Researchers at Marshall University in Huntington, West Virginia have been studying the effects of acetaminophen, a common pain reliever in the United States, and its link to helping prevent muscle loss due to aging.
Study leader Dr. Eric Blough reports that, "Using a model that closely mimics many of the age-associated physiological changes observed in humans, we were able to demonstrate that chronic acetaminophen treatment in a recommended dosage is not only safe but might be beneficial for the treatment of the muscle dysfunction many people experience as they get older." (Source: UPI.com)
Anti-aging specialists involved with the study examined how acetaminophen plays a role in the regulation of protein kinase B, an enzyme that is responsible for maintaining healthy cell functioning and also plays a role in cellular metabolism. Researchers found that acetaminophen administered to aging animals could help to restore Akt activity that would help improve muscle cell size and reduce the risk of muscle cell death – one of the key signs of aging.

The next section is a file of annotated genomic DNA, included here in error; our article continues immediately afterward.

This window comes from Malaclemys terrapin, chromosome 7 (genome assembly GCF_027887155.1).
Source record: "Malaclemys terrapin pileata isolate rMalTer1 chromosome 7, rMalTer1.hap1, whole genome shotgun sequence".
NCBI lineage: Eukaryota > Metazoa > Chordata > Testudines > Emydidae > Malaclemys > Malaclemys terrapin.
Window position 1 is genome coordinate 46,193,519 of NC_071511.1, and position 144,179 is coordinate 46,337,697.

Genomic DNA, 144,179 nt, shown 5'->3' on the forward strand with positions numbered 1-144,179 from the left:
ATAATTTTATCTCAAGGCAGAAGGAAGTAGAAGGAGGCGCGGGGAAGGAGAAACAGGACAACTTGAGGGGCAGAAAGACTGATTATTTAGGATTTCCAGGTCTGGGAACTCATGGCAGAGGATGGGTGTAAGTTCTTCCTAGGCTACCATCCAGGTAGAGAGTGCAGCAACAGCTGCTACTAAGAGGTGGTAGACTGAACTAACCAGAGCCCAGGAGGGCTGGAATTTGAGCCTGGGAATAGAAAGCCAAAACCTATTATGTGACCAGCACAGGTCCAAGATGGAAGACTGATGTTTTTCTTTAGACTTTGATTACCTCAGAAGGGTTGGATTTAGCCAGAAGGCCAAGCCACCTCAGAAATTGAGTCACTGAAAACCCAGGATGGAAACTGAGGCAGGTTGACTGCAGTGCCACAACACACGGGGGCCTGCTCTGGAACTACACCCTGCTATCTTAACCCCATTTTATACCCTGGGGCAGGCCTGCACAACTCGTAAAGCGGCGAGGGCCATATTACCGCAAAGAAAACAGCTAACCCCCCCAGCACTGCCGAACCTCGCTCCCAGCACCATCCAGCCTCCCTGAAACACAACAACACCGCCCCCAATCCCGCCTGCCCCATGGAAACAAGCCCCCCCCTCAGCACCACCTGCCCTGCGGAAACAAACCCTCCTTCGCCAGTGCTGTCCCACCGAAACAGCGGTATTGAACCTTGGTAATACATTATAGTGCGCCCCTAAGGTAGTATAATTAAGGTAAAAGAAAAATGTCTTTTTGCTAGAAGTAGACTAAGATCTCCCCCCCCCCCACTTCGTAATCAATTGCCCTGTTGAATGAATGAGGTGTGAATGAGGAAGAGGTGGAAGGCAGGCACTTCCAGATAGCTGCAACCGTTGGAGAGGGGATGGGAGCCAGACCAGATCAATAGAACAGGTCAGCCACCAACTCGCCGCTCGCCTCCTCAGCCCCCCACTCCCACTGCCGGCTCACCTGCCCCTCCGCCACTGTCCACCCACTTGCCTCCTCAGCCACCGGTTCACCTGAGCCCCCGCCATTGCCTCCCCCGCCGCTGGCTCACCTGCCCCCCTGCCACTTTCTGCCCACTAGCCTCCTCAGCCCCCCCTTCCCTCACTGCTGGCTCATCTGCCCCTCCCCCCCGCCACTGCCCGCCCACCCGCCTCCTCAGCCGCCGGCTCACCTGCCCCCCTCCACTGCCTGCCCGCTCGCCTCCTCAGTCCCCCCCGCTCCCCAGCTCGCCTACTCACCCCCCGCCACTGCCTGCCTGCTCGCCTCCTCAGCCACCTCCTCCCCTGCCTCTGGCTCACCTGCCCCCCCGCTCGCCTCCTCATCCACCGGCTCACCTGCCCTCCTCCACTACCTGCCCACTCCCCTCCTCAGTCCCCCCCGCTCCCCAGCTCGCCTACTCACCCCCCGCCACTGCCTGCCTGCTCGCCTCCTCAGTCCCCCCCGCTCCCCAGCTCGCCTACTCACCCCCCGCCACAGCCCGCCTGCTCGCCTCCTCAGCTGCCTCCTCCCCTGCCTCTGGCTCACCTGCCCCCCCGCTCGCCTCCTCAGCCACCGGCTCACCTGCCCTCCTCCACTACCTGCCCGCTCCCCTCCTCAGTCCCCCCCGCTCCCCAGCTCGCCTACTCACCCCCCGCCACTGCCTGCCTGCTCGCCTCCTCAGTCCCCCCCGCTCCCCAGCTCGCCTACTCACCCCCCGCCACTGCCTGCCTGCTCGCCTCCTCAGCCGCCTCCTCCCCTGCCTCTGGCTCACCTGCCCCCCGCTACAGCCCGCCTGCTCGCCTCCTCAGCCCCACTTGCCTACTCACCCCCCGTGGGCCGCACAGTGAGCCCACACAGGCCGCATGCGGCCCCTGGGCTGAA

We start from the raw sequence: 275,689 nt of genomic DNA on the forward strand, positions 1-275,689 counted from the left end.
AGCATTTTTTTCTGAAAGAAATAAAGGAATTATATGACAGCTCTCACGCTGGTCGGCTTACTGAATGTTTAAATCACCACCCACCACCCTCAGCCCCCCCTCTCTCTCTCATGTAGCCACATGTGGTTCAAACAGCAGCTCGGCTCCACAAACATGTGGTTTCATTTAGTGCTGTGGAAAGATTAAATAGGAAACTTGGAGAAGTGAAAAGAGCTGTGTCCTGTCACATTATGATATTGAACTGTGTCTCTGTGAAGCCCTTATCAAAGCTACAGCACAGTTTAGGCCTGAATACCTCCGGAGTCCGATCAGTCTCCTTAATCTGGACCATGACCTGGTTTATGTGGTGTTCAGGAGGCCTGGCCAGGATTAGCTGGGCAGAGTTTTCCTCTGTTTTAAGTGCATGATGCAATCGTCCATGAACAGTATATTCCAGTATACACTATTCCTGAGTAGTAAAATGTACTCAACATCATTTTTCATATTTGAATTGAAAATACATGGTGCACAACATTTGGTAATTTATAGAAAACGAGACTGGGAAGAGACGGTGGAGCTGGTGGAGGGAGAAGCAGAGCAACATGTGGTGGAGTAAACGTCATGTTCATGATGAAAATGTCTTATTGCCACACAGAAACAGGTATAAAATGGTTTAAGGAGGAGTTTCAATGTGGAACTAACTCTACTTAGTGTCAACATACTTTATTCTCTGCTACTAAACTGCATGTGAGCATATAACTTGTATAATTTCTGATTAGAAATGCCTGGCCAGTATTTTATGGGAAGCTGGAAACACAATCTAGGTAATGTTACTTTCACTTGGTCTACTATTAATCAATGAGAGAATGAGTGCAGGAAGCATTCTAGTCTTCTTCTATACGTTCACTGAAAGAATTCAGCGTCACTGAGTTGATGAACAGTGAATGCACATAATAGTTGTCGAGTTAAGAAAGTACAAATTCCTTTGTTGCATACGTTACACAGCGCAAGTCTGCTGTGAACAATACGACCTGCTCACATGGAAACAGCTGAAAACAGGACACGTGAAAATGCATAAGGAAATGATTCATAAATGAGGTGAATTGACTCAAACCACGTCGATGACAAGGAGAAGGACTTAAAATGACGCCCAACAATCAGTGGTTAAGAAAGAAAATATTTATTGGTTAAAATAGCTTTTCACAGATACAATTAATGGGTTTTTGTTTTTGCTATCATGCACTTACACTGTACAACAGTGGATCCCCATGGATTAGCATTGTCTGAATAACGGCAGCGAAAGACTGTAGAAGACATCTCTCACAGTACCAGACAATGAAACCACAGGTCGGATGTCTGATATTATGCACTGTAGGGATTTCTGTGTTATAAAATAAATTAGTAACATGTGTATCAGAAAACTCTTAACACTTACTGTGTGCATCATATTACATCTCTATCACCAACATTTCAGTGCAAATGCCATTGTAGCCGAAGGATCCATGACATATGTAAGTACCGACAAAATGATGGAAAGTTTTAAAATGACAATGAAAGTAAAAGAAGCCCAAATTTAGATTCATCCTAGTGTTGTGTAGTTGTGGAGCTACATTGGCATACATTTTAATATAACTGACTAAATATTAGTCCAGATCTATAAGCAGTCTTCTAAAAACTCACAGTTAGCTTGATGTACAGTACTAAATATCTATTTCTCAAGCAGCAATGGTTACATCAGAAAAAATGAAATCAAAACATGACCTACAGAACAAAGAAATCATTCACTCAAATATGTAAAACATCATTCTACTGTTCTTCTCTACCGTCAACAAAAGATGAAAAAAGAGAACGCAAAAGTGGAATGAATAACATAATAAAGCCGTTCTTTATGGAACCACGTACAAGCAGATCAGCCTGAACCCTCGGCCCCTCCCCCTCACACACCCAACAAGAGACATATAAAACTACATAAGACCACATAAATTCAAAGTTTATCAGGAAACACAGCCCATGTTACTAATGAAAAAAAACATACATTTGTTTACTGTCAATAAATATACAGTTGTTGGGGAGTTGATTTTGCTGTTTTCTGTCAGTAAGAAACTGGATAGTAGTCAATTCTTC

Another study published in the Diabetes/Metabolism Research and Reviews journal in March 2009 reveals that acetaminophen may also be effective at keeping high blood sugar levels under control. As a result, acetaminophen may be an effective anti-aging drug with multiple benefits, and can be used to treat many different types of conditions.
Another anti-aging drug that has been in the news lately is resveratrol, a drug that may have longevity-enhancing benefits. Scientists have been studying the role of reserveratrol and its effects on slowing down the progression of heart disease, breast cancer, Alzheimer’s and several other age-related diseases. Research funded in part by the National Institute on Aging has been published in the Nature and Cell journals, and Reserveratrol is now sold in the mainstream market.
The effects and benefits of acetaminophen have yet to be tested in humans, as the initial study was conducted only on mice.